• lemmy_in@lemm.ee
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    2 months ago

    What a brain-dead take. If your threshold for true safety is “literally no one can force you to decrypt it or affect the system in any way” then of course it’s insecure, and so is everything else unless everyone writes their own crypto implementation yourself locally.

    “oh I compile my binaries from source so I’m safe”

    Someone could compromise the source repo and have it serve a compromised version to your machine. I guarantee you aren’t reading the entirety of the open SSL source code before you compile it.

    Anyone that takes this article seriously should read On Trusting Trust. It’s a very short essay that states the point much more eloquently than the post author that you eventually have to trust someone. Whether that’s Apple or Signal or some random maintainer of your crypto implementation library, you have to trust someone that it hasn’t been backdoored.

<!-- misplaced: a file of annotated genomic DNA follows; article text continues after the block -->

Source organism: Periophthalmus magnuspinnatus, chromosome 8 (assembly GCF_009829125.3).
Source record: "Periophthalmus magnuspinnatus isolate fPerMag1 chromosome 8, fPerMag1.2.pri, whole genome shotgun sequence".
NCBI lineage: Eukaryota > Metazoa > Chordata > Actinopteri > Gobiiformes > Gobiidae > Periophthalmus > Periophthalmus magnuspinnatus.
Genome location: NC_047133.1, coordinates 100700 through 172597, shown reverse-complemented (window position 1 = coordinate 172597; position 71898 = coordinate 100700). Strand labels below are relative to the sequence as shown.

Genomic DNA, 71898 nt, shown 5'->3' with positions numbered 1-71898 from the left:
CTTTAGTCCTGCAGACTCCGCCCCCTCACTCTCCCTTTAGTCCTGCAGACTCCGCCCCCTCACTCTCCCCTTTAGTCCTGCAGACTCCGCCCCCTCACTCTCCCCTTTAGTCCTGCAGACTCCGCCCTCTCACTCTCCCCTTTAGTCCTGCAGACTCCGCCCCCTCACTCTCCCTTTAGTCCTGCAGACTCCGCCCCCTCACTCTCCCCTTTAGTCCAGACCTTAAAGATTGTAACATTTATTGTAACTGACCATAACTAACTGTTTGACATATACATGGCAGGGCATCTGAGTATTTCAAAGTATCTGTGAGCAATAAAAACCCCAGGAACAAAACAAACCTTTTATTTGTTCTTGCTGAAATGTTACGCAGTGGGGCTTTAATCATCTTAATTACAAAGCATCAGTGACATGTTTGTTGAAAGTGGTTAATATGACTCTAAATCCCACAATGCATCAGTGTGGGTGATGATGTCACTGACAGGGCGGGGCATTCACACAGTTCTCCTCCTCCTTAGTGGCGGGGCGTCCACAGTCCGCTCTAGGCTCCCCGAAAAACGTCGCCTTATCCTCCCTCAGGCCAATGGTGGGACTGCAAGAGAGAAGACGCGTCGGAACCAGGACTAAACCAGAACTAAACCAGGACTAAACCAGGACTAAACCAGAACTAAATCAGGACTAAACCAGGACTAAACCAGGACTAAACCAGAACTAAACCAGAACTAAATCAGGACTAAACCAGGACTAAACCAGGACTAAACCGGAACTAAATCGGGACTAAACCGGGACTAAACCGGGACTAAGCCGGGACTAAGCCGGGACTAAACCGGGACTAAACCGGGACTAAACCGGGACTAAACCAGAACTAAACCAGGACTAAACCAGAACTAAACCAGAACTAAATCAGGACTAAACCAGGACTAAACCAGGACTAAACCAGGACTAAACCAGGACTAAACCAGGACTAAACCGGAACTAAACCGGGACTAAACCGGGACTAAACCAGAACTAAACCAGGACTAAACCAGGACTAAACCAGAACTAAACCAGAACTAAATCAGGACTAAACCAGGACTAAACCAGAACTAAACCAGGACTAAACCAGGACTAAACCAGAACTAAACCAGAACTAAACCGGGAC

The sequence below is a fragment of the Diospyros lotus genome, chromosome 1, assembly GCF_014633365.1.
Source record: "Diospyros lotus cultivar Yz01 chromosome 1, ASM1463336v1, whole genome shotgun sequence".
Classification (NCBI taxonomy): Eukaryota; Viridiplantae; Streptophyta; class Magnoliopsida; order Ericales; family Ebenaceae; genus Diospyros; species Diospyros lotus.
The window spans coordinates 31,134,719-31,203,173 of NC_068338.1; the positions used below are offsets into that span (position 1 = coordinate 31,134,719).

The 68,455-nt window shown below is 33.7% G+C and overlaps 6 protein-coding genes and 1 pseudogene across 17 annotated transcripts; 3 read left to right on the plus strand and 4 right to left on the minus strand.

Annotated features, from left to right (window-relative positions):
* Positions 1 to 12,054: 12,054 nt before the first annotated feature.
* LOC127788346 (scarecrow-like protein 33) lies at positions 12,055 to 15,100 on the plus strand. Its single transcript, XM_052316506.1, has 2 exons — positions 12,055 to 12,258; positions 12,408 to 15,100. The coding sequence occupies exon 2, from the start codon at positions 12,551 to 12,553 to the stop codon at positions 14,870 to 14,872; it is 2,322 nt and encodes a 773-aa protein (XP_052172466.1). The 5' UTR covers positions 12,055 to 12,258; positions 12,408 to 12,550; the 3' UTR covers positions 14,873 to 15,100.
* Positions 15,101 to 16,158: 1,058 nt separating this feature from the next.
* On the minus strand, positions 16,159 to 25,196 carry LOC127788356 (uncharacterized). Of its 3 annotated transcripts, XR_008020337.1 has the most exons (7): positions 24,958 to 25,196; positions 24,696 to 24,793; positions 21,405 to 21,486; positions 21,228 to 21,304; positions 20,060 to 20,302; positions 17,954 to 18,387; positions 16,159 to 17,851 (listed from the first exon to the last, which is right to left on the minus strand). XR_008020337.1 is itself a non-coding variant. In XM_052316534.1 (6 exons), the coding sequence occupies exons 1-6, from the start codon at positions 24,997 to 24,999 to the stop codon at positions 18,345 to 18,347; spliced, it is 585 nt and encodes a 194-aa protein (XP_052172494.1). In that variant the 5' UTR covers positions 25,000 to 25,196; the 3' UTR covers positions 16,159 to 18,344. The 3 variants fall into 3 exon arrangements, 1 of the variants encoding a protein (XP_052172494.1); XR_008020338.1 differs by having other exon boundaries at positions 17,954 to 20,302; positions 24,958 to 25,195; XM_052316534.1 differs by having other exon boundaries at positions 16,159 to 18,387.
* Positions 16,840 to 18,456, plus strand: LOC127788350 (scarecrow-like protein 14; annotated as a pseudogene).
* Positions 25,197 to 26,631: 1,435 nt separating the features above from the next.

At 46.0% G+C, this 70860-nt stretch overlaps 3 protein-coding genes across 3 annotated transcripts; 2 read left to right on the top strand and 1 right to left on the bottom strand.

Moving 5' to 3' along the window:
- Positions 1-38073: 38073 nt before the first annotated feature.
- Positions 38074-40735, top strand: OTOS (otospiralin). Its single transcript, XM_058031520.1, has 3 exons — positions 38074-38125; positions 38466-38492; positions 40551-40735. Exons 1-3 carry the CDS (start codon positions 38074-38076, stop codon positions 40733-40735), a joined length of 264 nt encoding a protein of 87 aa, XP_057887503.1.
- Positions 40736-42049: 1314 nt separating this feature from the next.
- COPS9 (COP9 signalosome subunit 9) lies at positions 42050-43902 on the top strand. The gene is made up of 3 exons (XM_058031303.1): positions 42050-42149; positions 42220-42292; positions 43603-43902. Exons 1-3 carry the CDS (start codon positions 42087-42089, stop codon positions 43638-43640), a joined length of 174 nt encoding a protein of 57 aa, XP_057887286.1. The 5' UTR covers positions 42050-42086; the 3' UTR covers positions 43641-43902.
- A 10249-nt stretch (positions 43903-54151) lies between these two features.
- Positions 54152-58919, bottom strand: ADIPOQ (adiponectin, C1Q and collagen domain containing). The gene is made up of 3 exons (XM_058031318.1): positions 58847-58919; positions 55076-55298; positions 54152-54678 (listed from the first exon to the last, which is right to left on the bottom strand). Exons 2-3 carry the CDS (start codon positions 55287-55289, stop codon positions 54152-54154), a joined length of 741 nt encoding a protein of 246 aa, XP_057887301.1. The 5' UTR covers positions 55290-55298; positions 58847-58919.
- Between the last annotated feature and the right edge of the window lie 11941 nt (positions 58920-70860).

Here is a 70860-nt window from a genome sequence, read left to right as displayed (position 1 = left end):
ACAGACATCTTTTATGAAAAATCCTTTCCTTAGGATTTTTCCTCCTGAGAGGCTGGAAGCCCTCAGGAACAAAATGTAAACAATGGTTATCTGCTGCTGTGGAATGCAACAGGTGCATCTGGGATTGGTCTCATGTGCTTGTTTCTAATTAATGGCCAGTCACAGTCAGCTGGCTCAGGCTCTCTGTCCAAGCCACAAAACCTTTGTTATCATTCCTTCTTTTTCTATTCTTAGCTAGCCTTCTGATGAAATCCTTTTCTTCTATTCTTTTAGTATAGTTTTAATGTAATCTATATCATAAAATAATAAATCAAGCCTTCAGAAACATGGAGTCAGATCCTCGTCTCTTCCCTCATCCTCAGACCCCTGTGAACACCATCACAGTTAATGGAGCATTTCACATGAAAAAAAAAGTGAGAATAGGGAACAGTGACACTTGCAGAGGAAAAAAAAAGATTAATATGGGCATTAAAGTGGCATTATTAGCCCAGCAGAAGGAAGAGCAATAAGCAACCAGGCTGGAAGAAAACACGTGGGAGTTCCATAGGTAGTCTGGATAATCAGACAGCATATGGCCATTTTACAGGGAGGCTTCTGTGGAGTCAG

• Hobbes_Dent@lemmy.world
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    2 months ago
    • A cryptosystem is incoherent if its implementation is distributed by the same entity which it purports to secure against.

    Preach

  • prettybunnys@sh.itjust.works
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    2 months ago

    This kinda sounds like the many decades old argument for security domains and trusted paths

    Just, not quite as well made and not nearly as well informed.

    20 years ago this was a cromulent argument. Today it’s just narrow